FARGO — For the last four years, Sioux Falls Argus Leader sportswriter Matt Zimmer has sat courtside at Frost Arena and watched opposing teams try to contain South Dakota State center Mike Daum. If Zimmer didn’t see it all in the game of basketball before that, he has now.
You name it, Summit League teams have tried. It appears every option to guard the 6-foot-9 Daum has come and gone and for the most part everybody has failed. They’ve tried bigger bodies on him. They’ve put smaller players on him. They’ve tried zone defenses, a combination of zone and man-to-man and double teams.
“For one thing, he’s just bigger than everybody else,” Zimmer said. “Not many teams have a big man his size let alone his ability. It’s a mismatch no matter what.”
North Dakota State is up next with the mismatch. The senior Daum will make his last appearance in Fargo on Saturday afternoon in a 4 p.m. tip at Scheels Center at Sanford Health Athletic Complex.
He’s just not the all-time scoring leader in school and Summit League history, Daum is closing in on all-time college basketball notoriety. He’s on pace to become just the ninth player in NCAA history to score at least 3,000 points.
If he does, he would supplant Cincinnati’s Oscar Robertson, currently ninth, on that scoring list.
Passing the “Big O” is impressive historical company.
“Outside of his shooting and the dunks, honestly his personality is part of it, too,” Zimmer said. “He’s a celebrity, a rock star around here. He embraces that, the fans love him and he’s a really, really good dude; he genuinely is. That side of it has made him the most famous, or whatever you want to call it, basketball player we’ve ever had in South Dakota.”
NDSU has been a part of the history. Daum has averaged 24.4 points and 11.0 rebounds in nine games against the Bison. In the last four games alone, he’s averaged 29.3 points and 14.0 rebounds.
Bison head coach Dave Richman called finding a way to guard him “a guess.”
“I think the biggest thing you can do is mix it up against him,” he said. “He’s a fifth-year kid. He’s seen so many different looks from teams switching, team trapping, teams doubling to not doubling. You give Mike Daum so much credit because every year, as good as he is, he finds different ways to get better and he’s proven that this year.”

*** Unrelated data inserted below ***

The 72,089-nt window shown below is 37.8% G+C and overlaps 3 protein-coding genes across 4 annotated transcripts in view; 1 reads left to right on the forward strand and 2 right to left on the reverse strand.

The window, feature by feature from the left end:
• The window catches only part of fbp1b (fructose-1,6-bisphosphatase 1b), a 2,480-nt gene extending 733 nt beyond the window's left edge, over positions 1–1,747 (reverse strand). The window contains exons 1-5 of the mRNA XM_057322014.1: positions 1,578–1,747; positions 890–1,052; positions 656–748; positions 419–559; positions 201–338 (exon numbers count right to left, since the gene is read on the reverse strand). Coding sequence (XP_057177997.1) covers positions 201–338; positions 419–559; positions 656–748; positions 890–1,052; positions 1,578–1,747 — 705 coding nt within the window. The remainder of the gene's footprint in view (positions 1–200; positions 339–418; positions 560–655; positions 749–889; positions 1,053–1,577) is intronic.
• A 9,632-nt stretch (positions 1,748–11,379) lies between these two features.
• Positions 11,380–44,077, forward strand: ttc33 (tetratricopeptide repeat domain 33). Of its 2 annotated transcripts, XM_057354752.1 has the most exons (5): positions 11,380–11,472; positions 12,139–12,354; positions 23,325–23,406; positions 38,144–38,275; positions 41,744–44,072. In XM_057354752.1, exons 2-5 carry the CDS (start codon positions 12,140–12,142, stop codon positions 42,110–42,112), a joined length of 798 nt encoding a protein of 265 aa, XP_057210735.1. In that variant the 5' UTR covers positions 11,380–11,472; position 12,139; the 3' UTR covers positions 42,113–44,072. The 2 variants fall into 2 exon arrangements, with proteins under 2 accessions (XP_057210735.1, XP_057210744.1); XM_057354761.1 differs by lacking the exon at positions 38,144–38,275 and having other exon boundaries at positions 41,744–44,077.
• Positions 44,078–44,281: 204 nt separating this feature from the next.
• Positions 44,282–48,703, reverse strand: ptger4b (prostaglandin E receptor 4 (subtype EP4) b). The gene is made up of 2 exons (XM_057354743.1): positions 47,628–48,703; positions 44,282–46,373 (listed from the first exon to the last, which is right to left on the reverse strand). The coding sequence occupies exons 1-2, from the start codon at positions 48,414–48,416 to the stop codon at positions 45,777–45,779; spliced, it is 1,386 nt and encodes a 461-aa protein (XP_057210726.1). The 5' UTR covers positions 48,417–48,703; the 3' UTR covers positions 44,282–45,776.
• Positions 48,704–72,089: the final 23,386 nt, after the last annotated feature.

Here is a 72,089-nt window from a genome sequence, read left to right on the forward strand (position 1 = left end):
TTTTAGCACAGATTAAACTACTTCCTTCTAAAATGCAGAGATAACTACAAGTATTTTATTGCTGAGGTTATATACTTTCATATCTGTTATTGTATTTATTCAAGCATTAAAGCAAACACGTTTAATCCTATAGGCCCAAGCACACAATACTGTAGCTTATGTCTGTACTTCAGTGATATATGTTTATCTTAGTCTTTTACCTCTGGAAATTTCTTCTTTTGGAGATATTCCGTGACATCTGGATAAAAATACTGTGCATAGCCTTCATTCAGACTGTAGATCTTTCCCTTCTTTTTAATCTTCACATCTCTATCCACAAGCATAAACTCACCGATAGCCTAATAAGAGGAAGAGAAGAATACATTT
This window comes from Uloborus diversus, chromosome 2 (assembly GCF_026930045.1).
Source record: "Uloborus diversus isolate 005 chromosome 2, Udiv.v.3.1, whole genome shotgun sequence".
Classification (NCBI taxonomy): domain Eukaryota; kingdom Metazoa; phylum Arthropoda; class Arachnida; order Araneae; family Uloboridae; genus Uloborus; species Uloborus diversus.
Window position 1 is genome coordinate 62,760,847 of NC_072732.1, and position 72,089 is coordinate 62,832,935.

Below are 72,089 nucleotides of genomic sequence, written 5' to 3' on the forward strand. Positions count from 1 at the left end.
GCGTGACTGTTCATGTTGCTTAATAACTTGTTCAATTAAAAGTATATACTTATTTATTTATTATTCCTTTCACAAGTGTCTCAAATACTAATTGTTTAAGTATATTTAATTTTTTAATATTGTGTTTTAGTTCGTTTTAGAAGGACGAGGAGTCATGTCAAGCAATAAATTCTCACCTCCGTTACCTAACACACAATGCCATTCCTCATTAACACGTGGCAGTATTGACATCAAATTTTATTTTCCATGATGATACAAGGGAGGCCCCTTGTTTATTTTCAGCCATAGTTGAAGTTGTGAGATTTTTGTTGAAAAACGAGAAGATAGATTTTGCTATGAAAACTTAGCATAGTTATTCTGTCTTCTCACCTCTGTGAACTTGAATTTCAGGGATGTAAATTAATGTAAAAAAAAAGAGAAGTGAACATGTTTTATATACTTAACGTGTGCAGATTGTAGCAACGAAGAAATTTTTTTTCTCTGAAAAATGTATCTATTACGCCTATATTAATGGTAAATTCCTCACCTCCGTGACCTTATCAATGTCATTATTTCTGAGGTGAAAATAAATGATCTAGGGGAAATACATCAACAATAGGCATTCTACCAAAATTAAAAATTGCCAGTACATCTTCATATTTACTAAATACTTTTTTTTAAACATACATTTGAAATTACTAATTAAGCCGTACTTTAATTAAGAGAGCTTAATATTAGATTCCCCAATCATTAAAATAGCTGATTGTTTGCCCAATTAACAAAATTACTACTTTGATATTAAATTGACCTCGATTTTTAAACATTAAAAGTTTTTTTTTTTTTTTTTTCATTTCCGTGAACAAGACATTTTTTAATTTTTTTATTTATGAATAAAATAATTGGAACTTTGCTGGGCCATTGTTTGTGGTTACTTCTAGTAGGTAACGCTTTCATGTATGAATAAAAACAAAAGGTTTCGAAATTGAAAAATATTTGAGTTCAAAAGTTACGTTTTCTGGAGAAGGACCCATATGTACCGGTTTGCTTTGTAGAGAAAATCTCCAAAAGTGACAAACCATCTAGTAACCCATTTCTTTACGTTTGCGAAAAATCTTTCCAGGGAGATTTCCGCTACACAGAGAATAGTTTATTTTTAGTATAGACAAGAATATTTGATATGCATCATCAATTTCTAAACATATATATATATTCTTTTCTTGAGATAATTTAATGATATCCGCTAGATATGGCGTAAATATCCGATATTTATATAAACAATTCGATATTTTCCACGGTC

Daum is fifth in the country in points per game averaging 25.. He had 30 points and 17 rebounds in SDSU’s win in January in Brookings. NDSU’s best defensive matchup, 6-10, 245-pound sophomore Rocky Kreuser, said Daum has the ability to get a defensive player undisciplined.
Saturday will provide yet another challenge.
“He’s one of the all-time leading scorers in NCAA history,” Kreuser said. “Not many people get the chance to play against such a good talent in all of NCAA, so it’s an opportunity to go at the big dog and take it to him a little bit.”
That, Zimmer said, is probably what opposing teams have tried to do the most: take it to him and make Daum play defense.
“He’s just not very good at it,” Zimmer said. “Even if he was, he’s so important to them offensively that he will try to avoid contact because he doesn’t want foul trouble. That can be effective. Teams can get him in foul trouble or have success scoring on him because he doesn’t want to be terribly aggressive on defense.”
Problem with putting too much emphasis on Daum is the Jackrabbits’ balance. Guard David Jenkins tied a school single-game record with 10 3-pointers in a one-point loss at Omaha on Thursday night. Senior guard Skyler Flatten is averaging 15.6 points.
“That’s just it, I’ve said this countless times over the last couple of weeks, mid-major basketball is built on retention and development,” Richman said. “They have a sixth-year in Flatten. A fourth-year in (Tevin) King. David Jenkins Jr. is a tremendous talent. You go back, how do you guard Mike Daum? It would be easy to tee off on him if they didn’t have special parts around him. That’s why collectively they’re really good.”